Saturday, August 2, 2014

Your personal EULA Lawyer

I remember a patent lawyer joking that patents are deliberately worded with confusing text so that lawyers would have a job :-)
Dear lawyers: We'd love you if you create human-readable licenses too (like the one I did).

For  readers who didn't know, some countries have an unconscionability law which protects people from cleverly written contracts/agreements which work against the person signing it.
Eg: If someone usually does complex business transactions and boilerplate language into a contract containing terms unlikely to be understood or appreciated by the average person, the unsonscionability law can be brought into the picture.

Why bother about software licenses and EULA's?
If we were evaluating a contract on paper, we'd either go through it carefully or hire a lawyer for it (because it might have hidden clauses, escape clauses and the usual mind-numbing jargon). Strangely, most people don't seem to care, when it's a software license or a EULA. They just go ahead and click the "I Agree" button, not worrying about what clauses are hidden below.

Jeff Atwood listed out a few things some EULA's demand, which we aren't even aware of, like not being allowed to criticize the product, taking your permission to allow them to monitor you, not allowing you to use the product with other products, asking you to comply with all their future clause changes and most importantly, the one about them not being responsible if their software ruins your computer.

As far as I know, most people still wouldn't bother and would continue blindly clicking "I Agree".

EULA licenses are probably like one's wife. There's all this text that comes forth, and no matter what, you'll just have to say "I Agree" in the end :)

The solution
For those of you who are bothered, a 1.6MB software called EULAlyzer is all you need as a your personal software lawyer who will verify the EULA for you (do consider donating to them). Once you install it, whenever you encounter a window with some EULA text in it, you don't even have to copy-paste that text into EULAlyzer. Just open EULAlyzer.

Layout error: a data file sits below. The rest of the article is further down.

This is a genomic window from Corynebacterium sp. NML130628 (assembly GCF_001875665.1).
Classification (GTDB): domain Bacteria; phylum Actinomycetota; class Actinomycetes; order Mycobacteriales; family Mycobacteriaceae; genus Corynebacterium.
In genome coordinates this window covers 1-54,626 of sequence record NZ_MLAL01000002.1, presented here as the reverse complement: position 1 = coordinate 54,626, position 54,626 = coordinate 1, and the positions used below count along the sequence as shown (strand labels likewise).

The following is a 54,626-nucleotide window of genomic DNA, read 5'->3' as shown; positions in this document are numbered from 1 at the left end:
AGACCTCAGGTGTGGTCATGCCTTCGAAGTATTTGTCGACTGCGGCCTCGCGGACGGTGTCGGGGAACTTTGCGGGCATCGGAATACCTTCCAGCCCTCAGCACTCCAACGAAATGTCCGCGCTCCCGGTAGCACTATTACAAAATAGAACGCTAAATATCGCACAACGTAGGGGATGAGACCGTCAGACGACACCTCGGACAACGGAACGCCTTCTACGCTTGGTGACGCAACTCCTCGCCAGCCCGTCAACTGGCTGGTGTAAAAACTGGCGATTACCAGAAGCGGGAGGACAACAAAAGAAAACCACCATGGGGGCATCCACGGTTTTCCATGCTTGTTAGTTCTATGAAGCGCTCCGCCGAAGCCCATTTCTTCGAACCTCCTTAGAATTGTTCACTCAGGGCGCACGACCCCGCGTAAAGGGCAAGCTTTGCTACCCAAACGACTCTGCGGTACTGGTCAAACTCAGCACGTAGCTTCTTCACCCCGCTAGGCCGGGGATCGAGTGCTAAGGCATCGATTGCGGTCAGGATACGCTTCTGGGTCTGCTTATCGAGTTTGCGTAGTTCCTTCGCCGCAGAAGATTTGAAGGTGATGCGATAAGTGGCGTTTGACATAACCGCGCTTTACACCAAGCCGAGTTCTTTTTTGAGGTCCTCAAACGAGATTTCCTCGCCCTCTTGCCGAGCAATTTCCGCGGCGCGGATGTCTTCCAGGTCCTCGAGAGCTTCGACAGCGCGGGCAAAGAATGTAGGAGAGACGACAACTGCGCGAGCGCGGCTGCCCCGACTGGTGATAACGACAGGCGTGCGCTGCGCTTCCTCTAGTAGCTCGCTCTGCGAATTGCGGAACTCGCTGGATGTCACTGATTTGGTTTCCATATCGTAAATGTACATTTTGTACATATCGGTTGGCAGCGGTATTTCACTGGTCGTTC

Select "Scan new license agreement". You'll see a plus icon. Drag and drop it onto the EULA text which you want to analyze.

And viola! The text gets automatically copied onto the EULAlyzer window (if it doesn't, paste the text into notepad and drag the plus button onto it). Click "Analyze", and you'll be shown what level of danger you are in, for certain kinds of sentences mentioned in the EULA. These are named "interesting" words.

The image above is for the WinRAR EULA. For other EULA's, you'll find more "interesting" sections/key-words being detected. Eg: sections on advertising, promotional messages, third party, website address, the without notice clauses etc.

It basically shows you the text that you should analyze. Spares you the trouble of reading through each and every word of the license agreement.

Google Chrome's browser had a scary EULA, with more than what's shown in the below pic.

On a side-note, I even ran EULAlyzer's own EULA on it, and this is what it showed :-)

Running EULAlyzer on FOSS licenses
Tried running it on GPL v3, and this is what I got:

Definitely a useful software which helps people who want to analyze license text. So long as lawyers keep using familiar keywords, this software will continue being able to detect them :-)

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